YBI celebrates fifth building

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By Kalea Hall



Five years ago, America Makes came to town and brought with it additive manufacturing.

The Youngstown Business Incubator, then a software incubator, quickly realized additive manufacturing needed to be in its future.

“It was a good next step for us,” YBI CEO Barb Ewing said.

YBI has since added several additive manufacturing startups as portfolio companies, and with those came the need for more space.

Now, it has that space in the 65,000-square-foot former Vindicator building at the corner of Boardman Street and Vindicator Square.

YBI celebrated the addition of Tech Block Building No. 5 on Monday evening with its local, state and national supporters.

Jeannette P. Tamayo, Chicago regional director for the U.S. Economic Development Administration, attended to congratulate YBI.

“We have great confidence that we will be back here in five years to celebrate even more success,” she said.

Renovations of the new building were completed with a $3 million U.S. Economic Development Administration award, a $1.5 million state award and a $500,000 award from the city.

“This night is not about us,” Ewing said.

Instead, the night was about YBI’s supporters.

The Maag, Jagnow and Brown family received a special dedication during the event.

“So much of Youngstown’s history has been chronicled in this building by extraordinary people who have taken the time to truly understand what’s happening in our community and our world and to build a story around that,” Ewing said. “We truly owe them a debt of gratitude for their work in making sure we have a history to remember and a future to understand.”

The Vindicator, Ewing said, has been a “tremendous” supporter of YBI through the years, consistently assisting the incubator to expand its now five-building downtown campus.

The late Forest Beckett, a local businessman, initially encouraged support of the YBI.

“We thought it made a lot of sense to help diversify the economy,” said Mark Brown, general manager of The Vindicator.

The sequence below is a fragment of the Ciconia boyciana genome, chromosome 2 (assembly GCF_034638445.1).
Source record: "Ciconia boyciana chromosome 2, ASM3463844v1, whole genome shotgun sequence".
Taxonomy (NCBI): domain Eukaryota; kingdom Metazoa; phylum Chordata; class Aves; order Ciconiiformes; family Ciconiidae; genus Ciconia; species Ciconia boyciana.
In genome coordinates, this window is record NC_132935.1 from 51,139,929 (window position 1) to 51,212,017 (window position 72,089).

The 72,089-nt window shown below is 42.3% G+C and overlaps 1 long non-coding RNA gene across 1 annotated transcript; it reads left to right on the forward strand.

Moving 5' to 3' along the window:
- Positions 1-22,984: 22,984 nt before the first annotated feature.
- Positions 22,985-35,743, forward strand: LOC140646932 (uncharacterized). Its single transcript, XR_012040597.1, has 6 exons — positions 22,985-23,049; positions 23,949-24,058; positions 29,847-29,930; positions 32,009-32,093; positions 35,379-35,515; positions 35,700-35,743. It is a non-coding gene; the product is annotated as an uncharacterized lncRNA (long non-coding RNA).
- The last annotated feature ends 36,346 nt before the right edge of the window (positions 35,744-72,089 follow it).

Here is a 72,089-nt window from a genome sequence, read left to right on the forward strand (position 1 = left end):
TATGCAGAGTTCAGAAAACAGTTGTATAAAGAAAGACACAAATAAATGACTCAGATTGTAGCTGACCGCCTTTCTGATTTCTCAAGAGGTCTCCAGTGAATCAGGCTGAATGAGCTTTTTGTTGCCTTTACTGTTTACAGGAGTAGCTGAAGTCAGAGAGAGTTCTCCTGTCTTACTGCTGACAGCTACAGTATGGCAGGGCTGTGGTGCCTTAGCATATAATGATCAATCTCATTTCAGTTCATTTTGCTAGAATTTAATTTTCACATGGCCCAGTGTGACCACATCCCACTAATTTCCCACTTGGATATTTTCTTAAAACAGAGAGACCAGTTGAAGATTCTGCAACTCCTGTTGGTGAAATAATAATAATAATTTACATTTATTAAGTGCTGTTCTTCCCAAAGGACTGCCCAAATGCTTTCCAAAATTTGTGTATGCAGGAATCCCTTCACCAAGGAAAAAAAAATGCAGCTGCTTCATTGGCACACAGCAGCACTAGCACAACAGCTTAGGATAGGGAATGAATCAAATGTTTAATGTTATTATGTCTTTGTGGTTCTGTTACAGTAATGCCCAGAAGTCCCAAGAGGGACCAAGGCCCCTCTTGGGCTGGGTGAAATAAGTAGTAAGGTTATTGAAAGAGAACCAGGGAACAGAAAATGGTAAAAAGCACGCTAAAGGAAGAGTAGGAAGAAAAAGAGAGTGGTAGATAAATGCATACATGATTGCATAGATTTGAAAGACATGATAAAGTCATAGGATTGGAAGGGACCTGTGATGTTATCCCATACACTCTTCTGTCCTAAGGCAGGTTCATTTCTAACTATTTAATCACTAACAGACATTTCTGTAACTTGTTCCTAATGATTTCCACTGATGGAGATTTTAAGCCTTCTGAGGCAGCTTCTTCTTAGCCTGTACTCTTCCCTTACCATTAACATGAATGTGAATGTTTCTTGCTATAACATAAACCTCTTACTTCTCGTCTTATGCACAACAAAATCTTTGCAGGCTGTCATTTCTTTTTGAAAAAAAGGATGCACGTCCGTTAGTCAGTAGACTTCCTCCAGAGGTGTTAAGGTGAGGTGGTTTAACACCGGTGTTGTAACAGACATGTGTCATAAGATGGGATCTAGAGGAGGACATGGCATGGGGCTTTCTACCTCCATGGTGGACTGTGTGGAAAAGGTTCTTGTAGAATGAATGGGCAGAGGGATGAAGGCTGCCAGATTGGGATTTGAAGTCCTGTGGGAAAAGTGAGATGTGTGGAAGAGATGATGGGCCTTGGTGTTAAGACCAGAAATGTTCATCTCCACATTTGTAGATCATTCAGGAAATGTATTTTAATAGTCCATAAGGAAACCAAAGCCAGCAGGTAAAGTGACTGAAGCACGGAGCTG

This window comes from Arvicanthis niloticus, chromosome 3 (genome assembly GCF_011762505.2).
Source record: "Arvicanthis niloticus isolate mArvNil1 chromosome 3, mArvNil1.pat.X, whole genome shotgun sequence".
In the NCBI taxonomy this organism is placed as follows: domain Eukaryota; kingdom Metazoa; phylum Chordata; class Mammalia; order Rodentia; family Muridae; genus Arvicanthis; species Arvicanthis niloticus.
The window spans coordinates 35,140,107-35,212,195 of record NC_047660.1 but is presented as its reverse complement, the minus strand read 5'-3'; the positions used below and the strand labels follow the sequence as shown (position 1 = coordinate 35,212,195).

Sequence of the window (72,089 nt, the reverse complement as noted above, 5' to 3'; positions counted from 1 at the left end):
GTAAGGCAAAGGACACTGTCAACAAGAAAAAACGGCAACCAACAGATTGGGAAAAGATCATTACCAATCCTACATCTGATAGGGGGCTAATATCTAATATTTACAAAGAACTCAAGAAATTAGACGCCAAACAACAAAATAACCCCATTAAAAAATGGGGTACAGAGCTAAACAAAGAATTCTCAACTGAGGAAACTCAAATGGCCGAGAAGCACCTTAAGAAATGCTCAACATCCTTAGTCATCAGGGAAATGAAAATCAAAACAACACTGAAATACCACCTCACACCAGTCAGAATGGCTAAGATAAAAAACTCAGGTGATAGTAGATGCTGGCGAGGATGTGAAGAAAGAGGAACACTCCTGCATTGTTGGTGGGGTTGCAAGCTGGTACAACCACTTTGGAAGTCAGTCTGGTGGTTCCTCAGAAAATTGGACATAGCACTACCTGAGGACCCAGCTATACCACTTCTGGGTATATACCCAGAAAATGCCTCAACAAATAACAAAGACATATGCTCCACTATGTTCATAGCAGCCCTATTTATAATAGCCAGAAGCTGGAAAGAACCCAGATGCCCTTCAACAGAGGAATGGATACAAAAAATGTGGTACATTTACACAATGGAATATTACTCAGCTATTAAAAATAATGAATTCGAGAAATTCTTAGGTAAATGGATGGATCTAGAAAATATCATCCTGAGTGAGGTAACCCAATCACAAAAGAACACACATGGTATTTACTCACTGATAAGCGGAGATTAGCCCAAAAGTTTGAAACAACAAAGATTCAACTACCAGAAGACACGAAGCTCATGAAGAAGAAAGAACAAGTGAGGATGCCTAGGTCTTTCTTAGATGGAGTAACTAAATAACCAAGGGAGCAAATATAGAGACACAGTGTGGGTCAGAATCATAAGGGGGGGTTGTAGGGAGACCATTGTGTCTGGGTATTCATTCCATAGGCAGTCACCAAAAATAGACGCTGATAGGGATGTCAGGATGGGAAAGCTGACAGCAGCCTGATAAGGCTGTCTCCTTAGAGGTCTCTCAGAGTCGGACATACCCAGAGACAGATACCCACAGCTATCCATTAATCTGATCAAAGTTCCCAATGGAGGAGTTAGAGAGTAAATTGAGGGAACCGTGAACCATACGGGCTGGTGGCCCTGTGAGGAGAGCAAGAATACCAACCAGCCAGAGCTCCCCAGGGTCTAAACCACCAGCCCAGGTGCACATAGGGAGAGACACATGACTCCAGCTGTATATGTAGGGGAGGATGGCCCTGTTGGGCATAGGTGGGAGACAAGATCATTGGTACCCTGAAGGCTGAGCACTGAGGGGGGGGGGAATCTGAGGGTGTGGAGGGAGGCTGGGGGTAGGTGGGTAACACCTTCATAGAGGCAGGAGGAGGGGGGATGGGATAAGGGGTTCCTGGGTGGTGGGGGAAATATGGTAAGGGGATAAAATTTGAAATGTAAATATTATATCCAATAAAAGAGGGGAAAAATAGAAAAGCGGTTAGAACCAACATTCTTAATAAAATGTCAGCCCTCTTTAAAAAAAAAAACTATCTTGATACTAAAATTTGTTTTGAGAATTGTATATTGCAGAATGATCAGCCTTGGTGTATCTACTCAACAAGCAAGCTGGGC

YBI took over the former Vindicator building in 2015. The building was constructed in 1931 for The Youngstown Telegram. In 1936, The Vindicator acquired The Telegram, and the next year, the newspaper relocated there. News operations relocated to a newer production building on Front Street in 1988, with all operations consolidated there in 2015.

“There are mixed emotions because four generations of our family have worked in this building over time,” Brown said after touring the facility. “It was a great home for us and it will be a great home for them going forward.”

The building that once housed the printers that printed Youngstown’s history will now house printers that print parts to help companies be more competitive.

The Israeli company XJet Ltd. selected Youngstown as the first U.S. site for its Carmel 1400 additive manufacturing system, which features patented NanoParticle Jetting technology for the production of metal or ceramic parts through inkjet printing.

The system, which will be utilized for ceramic materials for research and development and parts production, will be installed in the new building next month.

The vision and hope of Youngstown is in part why XJet chose to come here first.

“When you have something to give, I prefer to give it to the guy who is hungry,” said Avi Cohen, vice president of health care and education for XJet. “I saw the potential here and the opportunity for them and us.”

Three YBI additive manufacturing portfolio companies already have space inside the new building.

Locally founded JuggerBot 3D, an industrial 3-D printer company, is one of those companies.

“This facility is going to help us fulfill orders and grow into the business we can become,” said Dan Fernback, CEO of JuggerBot.

Youngstown State University, a partner of YBI, will also benefit from the new facility. Soon, students will be inside working with the additive manufacturing equipment.

“Our best learning is when we are doing applied learning,” said Mike Hripko, associate vice president for research at YSU. “It’s just a point of pride that the community has embraced the technology. It’s so gratifying.”

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